ABC journalist Ashleigh Raper never intended to make a complaint after being sexually harassed by NSW Opposition Leader Luke Foley at a Christmas party in 2016. The incident involved Foley placing his hand down the back of her dress and inside her underpants and was witnessed by fellow political reporter Sean Nicholls. She specifically asked Nicholls to support her decision not to make a formal complaint, which he respected. But when Liberal Corrections Minister David Elliot raised the matter using parliamentary privilege last month in Sydney and Canberra – without Raper’s involvement or consent – she was forced to go public against her will.
“A woman who is the subject of such behaviour is often the person who suffers once a complaint is made,” said Raper in her public statement released on Thursday, defending her decision not to go public earlier.
Late Thursday afternoon Foley resigned, despite denying the allegations.
The fallout from Foley’s behaviour becoming public has also brought up questions about a woman’s right to privacy and the extent to which personal rights are violated for political gain.
Below is Raper’s statement in full, so you can read it in her words.
Statement from Ashleigh Raper:
This is a position I never wanted to be in and a statement I never intended to make.
But I think the time has come for my voice to be heard, for the following reasons:
The escalation of the public debate, including in state and federal parliament, despite my expressed wish to neither comment nor complain, and the likelihood of ongoing media and political interest.
Two recent phone conversations with the Leader of the New South Wales Opposition Luke Foley.
To set the record straight.
In November 2016 I attended an official Christmas function at New South Wales Parliament House for state political reporters, politicians and their staff.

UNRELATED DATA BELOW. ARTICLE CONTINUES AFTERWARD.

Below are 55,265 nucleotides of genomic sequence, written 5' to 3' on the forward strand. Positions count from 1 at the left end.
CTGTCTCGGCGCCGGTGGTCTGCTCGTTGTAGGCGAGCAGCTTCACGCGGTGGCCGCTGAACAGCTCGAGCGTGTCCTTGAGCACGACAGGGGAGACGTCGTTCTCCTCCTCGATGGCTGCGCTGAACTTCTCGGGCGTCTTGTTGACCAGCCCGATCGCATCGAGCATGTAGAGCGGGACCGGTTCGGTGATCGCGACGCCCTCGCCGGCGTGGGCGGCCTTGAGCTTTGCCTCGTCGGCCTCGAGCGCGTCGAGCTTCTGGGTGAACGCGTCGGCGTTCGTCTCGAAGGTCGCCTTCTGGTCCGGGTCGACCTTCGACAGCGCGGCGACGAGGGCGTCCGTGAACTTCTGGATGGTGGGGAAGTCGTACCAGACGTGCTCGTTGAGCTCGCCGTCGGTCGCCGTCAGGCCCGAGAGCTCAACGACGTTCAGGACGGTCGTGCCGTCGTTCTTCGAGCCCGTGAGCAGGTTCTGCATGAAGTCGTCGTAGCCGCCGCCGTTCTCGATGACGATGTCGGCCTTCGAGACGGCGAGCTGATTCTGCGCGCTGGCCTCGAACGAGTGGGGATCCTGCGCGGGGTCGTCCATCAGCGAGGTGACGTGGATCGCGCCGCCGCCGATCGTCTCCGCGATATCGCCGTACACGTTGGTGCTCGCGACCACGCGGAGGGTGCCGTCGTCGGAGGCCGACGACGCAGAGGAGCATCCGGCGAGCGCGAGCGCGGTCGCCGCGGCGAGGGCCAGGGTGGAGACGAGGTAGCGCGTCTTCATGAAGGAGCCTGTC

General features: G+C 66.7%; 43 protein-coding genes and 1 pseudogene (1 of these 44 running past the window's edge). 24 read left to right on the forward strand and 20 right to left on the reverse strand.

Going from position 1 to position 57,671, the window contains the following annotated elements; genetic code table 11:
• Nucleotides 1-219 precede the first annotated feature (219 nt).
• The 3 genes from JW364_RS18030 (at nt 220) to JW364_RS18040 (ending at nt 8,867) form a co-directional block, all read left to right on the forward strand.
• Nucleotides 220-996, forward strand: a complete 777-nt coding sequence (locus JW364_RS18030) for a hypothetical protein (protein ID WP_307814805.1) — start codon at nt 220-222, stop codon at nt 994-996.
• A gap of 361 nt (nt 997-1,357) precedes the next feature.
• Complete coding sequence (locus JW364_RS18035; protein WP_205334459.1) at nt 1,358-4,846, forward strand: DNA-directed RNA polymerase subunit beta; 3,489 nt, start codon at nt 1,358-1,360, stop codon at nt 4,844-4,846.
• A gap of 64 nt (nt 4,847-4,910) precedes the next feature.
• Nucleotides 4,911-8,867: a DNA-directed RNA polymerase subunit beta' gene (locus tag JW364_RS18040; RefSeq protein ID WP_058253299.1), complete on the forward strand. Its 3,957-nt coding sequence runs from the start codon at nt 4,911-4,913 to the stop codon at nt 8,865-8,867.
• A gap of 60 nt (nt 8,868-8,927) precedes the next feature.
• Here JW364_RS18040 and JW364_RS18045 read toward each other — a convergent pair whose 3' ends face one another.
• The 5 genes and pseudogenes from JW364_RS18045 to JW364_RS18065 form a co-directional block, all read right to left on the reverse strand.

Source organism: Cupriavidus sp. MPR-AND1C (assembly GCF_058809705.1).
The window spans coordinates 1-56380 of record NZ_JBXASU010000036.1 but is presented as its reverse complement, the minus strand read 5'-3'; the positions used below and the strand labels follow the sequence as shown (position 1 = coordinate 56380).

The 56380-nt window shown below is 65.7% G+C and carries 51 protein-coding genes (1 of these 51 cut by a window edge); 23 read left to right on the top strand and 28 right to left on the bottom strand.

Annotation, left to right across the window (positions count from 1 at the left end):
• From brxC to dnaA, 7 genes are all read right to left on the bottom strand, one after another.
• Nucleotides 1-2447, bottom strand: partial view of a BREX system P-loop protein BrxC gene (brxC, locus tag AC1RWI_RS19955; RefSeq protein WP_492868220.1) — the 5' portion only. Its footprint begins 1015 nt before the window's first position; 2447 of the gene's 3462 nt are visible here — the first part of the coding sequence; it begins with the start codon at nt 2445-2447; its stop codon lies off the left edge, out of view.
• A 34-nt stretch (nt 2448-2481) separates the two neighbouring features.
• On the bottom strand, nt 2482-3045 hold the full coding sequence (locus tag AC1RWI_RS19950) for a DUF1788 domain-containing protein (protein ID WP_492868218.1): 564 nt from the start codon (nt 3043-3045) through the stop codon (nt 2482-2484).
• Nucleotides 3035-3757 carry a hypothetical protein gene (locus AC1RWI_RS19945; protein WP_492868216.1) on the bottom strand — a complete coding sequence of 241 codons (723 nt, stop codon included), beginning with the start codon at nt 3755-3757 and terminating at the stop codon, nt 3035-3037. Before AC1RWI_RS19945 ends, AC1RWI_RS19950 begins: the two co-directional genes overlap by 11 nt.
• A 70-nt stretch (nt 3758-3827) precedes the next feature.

This is what happened on that night.
The party moved from Parliament House to Martin Place Bar after a number of hours.
Later in the evening, Luke Foley approached a group of people, including me, to say goodnight.
He stood next to me.
He put his hand through a gap in the back of my dress and inside my underpants.
He rested his hand on my buttocks.
I completely froze.
This was witnessed by Sean Nicholls, who was then the state political editor at the Sydney Morning Herald and is now an ABC journalist.
Mr Foley then left the bar.
Sean and I discussed what happened.
As shaken as I was, I decided not to take any action and asked Sean to keep the events in the strictest confidence.
He has honoured that.
I chose not to make a complaint for a number of reasons.
It is clear to me that a woman who is the subject of such behaviour is often the person who suffers once a complaint is made.
I cherished my position as a state political reporter and feared that would be lost.
I also feared the negative impact the publicity could have on me personally and on my young family.
This impact is now being felt profoundly.
When a reporter contacted me earlier this year after hearing about the incident, I informed ABC news management about Mr Foley’s actions.
I told them I didn’t wish to make a complaint or for any further action to be taken.
They respected my request for privacy and have offered me nothing but their absolute care and support.
David Elliot raised the matter in the New South Wales Parliament last month, putting the incident in the public domain.
The matter then became a state and federal political issue and resulted in intense media attention.
This occurred without my involvement or consent.
Last Sunday (4 November) Luke Foley called me on my mobile phone and we had a conversation that lasted 19 minutes.
He said he was sorry and that he was full of remorse for his behaviour towards me at the Press Gallery Christmas function in November 2016.
He told me that he had wanted to talk to me about that night on many occasions over the past two years because, while he was drunk and couldn’t remember all the details of the night, he knew he did something to offend me.
He apologised again and told me, “I’m not a philanderer, I’m not a groper, I’m just a drunk idiot”.
He said he would be resigning as the leader of the New South Wales Labor Party on either the next day (Monday, 5 November) or Wednesday (7 November).
He said he couldn’t resign on the Tuesday because it was Melbourne Cup Day and he didn’t want to be accused of burying the story.
On Tuesday (6 November) Mr Foley called me again.
He repeated his apology and told me he owed me “a lot of contrition”.
He informed me he’d received legal advice not to resign as Opposition Leader.
He indicated he intended to follow that advice.
There are three things I want to come from my decision to make this statement.
First, women should be able to go about their professional lives and socialise without being subject to this sort of behaviour.
And I want it to stop.
Second, situations like mine should not be discussed in parliament for the sake of political point scoring.
And I want it to stop.
Third, I want to get on with my life.
I do not wish to make any further comment.
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